To say that I didn't bloom at Dartmouth would be a gross understatement.
I shrunk! From straight As, athlete/scholar, and captain of my high school football, I plummeted to a non-participating
D student (as in grade, not Dartmouth) who had to retake "comps" to escape the Hanover Plain with my parchment following
by mail. And, unless I have totally repressed the facts, I never even made a Probation List! Moreover...
get this... my class photo was excluded from The Aegis that was published weeks, even months, before
"comps." Coincidence... or an Oliver Stone conspiracy. Who cares... It's history.
The 40 years since graduation have offered me time to reflect on
my 4 years. In hindsight, Dartmouth and I were mismatched from the start; we should have never
come together. But, we did. And that, was MY MISTAKE. I had Yale in my pocket.
During my Freshman Year, there was talk among freshmen of transferring out.
Some did. MY MISTAKE was that I did not. And, that remained MY ON-GOING MISTAKE, though The College
should have seen the problem through my grades.
Now the Good News...
Through a remarkable twist of fate, a graduate in the Class of
'65, Mike Gonnerman -- a total stranger to me back then, but close friend now -- invited
me to assist him in his Class' Alumni Website. Subsequently, I have found myself looking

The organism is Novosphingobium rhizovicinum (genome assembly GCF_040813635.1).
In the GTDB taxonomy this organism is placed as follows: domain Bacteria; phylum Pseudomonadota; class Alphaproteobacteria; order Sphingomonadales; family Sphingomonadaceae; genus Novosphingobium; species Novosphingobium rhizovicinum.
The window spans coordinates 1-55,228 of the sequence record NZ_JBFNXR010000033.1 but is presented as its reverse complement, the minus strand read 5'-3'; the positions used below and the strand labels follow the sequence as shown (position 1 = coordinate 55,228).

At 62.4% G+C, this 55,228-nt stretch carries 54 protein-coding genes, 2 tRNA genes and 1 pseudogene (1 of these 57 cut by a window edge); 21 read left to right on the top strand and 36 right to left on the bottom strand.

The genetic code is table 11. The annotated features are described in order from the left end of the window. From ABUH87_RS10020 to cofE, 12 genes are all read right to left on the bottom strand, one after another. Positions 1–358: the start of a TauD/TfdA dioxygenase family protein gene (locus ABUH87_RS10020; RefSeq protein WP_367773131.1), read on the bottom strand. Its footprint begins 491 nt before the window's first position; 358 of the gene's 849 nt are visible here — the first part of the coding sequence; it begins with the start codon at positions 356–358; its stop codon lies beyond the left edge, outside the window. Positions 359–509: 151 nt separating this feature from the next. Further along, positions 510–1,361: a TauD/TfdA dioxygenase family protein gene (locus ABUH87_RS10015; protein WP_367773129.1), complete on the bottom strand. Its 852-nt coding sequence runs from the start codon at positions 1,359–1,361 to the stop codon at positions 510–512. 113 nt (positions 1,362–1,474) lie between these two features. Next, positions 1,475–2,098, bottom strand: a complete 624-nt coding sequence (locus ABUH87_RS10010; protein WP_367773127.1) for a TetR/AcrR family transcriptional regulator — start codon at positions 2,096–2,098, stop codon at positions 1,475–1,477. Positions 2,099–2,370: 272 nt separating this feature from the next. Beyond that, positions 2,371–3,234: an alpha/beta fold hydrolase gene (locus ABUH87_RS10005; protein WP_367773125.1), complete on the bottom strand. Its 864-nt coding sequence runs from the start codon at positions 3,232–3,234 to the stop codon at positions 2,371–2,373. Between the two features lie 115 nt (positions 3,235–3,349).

through campus pictures, re-sizing logos, reading alumni activities, and otherwise "touching" the College... all a process
that is drawing me "distantly closer" to The College.
What's the translation of "distantly closer?" Simply this. I
will never be able to generate the bonds that active alums have with the school. But, for better
AND worse, Dartmouth is a part of my life. And like other parts of my awake life, I'd like to optimize this
Today... this means "RE-FRANCHISING" the 33% of the alumni that The College
has written off in such little ways as not publishing the Alumni Magazine online.
Oh sure, The College still sends us mail and solicitations for renewed franchise
fees i.e., Gifts, or Endowments... BUT THE COLLEGE DOESN'T ASKS US WHY WE FEEL THE WAY THAT WE DO. It might be
astonished if it did. It might also be astonished that many alumni watch The College without ever being seen or
heard. Silence is not necessarily disinterest. Disappointment, perhaps.
I believe in Quadrant Theory... you know, graphing one orientation on the X axis
against another on the Y axis. So, I also believe that 25% of visitors to this site will mostly agree with me (or a
contributor's view), because we share the exact same quandrant... another 50% will partially agree because we share an
'X" or "Y" element... and the 25%, who are opposite my quandrant, will send me/us "hate" mail.
With time, exposure, and contributions from alums, students, plus others
who use this site... we'll all see if "My Dartmouth," of which there are tens of thousands
franchisees, becomes relevant to The College.
Why cry out in the wilderness when one can post his or her cry worldwide
within this site?
"VOX CLAMANTIS IN DESERTO"